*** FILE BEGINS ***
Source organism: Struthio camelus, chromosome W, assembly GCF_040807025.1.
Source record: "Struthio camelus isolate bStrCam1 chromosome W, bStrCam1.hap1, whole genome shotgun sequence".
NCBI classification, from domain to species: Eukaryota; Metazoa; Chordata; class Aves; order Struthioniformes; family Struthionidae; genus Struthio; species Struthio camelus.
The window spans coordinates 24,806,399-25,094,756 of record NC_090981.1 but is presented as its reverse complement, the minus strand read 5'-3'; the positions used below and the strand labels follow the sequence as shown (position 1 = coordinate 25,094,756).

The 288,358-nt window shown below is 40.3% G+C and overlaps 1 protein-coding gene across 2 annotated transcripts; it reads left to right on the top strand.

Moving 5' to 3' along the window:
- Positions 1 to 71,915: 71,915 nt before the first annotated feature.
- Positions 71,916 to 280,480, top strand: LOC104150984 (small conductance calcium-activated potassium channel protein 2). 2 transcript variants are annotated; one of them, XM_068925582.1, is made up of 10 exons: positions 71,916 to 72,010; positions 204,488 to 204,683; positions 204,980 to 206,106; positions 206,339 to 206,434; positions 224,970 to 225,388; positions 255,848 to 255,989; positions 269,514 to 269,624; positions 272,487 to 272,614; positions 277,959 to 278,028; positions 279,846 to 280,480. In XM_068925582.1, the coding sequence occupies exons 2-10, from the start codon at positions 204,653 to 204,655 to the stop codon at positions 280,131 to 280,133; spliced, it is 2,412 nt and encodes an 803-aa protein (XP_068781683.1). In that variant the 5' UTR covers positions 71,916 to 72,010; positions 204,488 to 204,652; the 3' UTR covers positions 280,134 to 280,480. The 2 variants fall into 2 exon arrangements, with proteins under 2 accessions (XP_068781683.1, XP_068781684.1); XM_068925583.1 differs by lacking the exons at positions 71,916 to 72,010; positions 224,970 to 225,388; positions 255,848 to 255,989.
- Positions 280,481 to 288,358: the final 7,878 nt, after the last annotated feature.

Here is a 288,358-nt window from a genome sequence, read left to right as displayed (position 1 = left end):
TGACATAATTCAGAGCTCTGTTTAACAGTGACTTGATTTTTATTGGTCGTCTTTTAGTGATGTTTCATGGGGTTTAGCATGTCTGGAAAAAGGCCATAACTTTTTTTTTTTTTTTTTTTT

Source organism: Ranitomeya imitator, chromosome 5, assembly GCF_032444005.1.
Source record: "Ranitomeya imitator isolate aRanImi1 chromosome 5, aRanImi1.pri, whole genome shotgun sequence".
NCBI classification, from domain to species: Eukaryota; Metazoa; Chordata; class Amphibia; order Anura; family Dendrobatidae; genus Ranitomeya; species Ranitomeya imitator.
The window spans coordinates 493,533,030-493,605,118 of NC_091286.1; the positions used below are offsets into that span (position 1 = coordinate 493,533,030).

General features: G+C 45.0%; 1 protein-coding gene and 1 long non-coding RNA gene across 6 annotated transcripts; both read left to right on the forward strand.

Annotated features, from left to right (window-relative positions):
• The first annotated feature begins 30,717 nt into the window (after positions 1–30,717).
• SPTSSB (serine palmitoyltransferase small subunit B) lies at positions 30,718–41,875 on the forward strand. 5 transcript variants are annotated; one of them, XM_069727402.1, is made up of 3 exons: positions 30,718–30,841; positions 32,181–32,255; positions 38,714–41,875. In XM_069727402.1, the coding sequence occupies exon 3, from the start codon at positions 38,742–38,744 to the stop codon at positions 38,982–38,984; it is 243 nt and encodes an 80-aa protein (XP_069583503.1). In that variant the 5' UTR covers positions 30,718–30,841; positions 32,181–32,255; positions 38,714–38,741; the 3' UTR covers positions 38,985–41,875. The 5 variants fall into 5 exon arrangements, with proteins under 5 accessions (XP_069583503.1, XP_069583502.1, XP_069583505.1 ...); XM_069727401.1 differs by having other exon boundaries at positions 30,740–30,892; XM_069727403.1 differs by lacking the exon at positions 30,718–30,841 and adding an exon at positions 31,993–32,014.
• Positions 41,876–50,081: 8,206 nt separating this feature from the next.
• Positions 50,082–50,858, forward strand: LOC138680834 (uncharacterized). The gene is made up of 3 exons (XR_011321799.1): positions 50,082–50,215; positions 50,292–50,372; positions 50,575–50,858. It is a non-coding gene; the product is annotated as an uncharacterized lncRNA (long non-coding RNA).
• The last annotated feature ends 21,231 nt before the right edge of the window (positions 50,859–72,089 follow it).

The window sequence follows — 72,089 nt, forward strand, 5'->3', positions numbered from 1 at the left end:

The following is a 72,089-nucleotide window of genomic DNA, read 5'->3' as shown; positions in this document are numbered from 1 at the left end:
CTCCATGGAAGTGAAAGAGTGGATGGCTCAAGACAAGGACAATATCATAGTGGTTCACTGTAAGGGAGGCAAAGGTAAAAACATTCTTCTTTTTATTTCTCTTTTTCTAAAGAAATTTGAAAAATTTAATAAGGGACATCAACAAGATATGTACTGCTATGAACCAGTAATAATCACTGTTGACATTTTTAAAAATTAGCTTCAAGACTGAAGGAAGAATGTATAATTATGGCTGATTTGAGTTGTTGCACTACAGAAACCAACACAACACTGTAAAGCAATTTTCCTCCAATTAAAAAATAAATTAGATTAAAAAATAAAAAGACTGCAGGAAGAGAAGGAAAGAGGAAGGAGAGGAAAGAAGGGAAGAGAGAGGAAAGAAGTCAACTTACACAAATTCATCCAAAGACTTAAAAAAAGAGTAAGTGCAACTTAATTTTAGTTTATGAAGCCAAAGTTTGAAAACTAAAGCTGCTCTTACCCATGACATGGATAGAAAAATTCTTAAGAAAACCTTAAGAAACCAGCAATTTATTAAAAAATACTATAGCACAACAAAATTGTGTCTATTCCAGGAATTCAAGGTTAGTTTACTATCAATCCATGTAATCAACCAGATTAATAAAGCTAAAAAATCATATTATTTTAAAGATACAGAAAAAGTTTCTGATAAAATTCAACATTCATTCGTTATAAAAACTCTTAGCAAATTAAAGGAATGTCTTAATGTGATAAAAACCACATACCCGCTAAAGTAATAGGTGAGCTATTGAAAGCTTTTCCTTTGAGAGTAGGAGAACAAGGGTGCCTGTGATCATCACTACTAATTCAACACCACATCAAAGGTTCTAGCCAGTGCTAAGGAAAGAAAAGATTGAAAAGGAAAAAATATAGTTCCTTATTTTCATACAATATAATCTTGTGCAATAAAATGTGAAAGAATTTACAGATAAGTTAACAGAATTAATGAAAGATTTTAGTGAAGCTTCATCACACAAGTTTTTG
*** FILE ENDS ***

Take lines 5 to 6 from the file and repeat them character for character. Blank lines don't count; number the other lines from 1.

The 288,358-nt window shown below is 40.3% G+C and overlaps 1 protein-coding gene across 2 annotated transcripts; it reads left to right on the top strand.

Moving 5' to 3' along the window: